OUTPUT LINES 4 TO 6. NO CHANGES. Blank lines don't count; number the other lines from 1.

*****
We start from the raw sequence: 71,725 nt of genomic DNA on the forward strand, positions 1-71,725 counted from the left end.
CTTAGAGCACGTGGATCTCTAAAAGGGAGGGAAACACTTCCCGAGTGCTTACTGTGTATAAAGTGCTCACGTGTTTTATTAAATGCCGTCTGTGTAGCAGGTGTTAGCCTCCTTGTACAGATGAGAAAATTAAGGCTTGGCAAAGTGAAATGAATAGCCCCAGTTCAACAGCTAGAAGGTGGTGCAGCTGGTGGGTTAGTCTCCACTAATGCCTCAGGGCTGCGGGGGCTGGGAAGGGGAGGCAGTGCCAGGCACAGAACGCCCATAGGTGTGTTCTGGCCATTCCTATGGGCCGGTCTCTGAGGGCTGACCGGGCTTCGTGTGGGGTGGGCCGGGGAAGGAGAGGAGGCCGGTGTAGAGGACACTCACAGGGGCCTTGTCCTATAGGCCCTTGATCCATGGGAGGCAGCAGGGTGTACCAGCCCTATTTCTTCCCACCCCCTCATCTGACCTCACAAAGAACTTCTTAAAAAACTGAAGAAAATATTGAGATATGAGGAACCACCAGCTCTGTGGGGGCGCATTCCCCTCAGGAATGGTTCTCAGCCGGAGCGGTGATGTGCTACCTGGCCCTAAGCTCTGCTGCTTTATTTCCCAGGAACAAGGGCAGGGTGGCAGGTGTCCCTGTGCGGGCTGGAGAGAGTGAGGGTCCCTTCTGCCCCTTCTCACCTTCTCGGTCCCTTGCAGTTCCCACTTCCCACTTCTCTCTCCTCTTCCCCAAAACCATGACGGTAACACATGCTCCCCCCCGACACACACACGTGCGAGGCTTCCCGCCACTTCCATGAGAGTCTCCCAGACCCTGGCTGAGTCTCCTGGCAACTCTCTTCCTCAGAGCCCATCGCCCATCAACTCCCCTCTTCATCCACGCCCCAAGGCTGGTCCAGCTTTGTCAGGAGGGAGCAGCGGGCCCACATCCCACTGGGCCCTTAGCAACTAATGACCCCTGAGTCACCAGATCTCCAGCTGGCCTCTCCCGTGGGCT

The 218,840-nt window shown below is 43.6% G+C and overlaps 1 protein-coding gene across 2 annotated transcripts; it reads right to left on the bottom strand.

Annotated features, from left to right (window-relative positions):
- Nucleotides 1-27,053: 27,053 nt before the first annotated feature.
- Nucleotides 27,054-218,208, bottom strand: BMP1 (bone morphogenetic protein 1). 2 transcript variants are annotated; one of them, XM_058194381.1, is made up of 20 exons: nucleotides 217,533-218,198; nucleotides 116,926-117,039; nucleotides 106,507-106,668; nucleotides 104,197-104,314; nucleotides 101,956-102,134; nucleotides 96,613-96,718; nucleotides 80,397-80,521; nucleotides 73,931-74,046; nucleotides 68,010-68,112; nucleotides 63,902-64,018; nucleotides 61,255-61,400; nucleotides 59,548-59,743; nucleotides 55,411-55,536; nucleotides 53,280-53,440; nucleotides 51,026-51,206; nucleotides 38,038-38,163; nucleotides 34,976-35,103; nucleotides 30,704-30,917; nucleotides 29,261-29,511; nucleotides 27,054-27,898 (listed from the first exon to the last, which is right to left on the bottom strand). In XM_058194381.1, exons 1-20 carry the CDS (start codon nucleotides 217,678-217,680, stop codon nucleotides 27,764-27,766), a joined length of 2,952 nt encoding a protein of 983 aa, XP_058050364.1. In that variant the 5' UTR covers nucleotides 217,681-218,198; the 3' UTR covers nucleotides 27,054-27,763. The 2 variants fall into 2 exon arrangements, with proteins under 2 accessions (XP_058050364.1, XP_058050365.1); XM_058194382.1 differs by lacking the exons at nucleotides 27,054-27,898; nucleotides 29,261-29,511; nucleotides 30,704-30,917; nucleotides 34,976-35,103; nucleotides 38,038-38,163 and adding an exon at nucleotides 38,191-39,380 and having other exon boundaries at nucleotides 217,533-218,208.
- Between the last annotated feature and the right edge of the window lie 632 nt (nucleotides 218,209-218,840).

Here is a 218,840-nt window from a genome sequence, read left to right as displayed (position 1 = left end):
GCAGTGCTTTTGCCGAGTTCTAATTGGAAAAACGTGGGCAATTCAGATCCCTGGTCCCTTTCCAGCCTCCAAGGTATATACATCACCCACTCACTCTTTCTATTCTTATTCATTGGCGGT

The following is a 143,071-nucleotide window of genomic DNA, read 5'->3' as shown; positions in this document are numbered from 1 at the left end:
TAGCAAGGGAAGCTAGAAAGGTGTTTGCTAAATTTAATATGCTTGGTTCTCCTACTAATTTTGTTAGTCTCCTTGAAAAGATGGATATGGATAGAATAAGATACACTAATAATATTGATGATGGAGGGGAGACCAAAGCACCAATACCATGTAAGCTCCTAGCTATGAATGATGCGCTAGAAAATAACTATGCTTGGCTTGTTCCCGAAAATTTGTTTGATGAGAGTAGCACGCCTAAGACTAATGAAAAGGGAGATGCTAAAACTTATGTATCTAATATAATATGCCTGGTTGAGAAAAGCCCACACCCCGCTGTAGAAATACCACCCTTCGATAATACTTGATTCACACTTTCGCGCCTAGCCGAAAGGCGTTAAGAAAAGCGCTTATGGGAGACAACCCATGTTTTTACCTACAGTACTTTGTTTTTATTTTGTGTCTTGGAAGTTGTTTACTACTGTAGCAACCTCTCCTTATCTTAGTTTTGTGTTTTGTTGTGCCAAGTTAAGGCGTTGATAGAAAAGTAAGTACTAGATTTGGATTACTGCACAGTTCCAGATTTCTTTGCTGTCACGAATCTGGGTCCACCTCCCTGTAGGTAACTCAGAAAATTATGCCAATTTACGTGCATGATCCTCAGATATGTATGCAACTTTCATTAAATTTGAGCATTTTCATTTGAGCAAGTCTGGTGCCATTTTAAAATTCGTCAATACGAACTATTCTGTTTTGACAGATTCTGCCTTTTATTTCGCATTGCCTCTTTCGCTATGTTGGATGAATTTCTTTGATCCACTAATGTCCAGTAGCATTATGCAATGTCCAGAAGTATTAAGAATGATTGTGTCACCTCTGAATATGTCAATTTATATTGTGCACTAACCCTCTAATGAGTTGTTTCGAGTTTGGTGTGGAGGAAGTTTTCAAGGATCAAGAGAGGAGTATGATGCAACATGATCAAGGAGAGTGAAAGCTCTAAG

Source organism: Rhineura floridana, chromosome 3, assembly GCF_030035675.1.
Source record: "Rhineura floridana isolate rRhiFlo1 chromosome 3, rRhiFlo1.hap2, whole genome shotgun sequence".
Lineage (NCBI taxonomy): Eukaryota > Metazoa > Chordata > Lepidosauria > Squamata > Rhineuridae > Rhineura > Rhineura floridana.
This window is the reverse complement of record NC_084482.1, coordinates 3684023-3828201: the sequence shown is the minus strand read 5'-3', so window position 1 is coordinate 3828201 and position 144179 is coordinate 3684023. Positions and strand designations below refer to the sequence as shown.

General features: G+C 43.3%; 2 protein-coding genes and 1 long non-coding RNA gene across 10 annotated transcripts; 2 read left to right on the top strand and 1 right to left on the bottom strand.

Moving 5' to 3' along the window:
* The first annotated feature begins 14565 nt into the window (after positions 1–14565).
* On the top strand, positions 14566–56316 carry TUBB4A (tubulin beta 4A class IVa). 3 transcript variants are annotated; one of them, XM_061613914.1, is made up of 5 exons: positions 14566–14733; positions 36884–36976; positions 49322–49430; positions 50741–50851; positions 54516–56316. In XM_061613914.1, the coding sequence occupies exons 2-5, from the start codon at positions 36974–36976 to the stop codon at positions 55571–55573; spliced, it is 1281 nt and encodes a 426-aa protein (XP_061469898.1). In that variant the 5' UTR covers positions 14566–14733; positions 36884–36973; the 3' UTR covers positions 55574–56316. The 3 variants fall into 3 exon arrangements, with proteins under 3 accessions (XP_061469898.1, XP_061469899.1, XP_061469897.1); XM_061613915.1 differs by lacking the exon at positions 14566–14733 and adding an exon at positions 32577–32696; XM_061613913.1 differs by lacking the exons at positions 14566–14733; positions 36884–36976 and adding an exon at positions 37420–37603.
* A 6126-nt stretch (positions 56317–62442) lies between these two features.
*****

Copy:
Annotated features, from left to right (window-relative positions):
- Nucleotides 1-27,053: 27,053 nt before the first annotated feature.
- Nucleotides 27,054-218,208, bottom strand: BMP1 (bone morphogenetic protein 1). 2 transcript variants are annotated; one of them, XM_058194381.1, is made up of 20 exons: nucleotides 217,533-218,198; nucleotides 116,926-117,039; nucleotides 106,507-106,668; nucleotides 104,197-104,314; nucleotides 101,956-102,134; nucleotides 96,613-96,718; nucleotides 80,397-80,521; nucleotides 73,931-74,046; nucleotides 68,010-68,112; nucleotides 63,902-64,018; nucleotides 61,255-61,400; nucleotides 59,548-59,743; nucleotides 55,411-55,536; nucleotides 53,280-53,440; nucleotides 51,026-51,206; nucleotides 38,038-38,163; nucleotides 34,976-35,103; nucleotides 30,704-30,917; nucleotides 29,261-29,511; nucleotides 27,054-27,898 (listed from the first exon to the last, which is right to left on the bottom strand). In XM_058194381.1, exons 1-20 carry the CDS (start codon nucleotides 217,678-217,680, stop codon nucleotides 27,764-27,766), a joined length of 2,952 nt encoding a protein of 983 aa, XP_058050364.1. In that variant the 5' UTR covers nucleotides 217,681-218,198; the 3' UTR covers nucleotides 27,054-27,763. The 2 variants fall into 2 exon arrangements, with proteins under 2 accessions (XP_058050364.1, XP_058050365.1); XM_058194382.1 differs by lacking the exons at nucleotides 27,054-27,898; nucleotides 29,261-29,511; nucleotides 30,704-30,917; nucleotides 34,976-35,103; nucleotides 38,038-38,163 and adding an exon at nucleotides 38,191-39,380 and having other exon boundaries at nucleotides 217,533-218,208.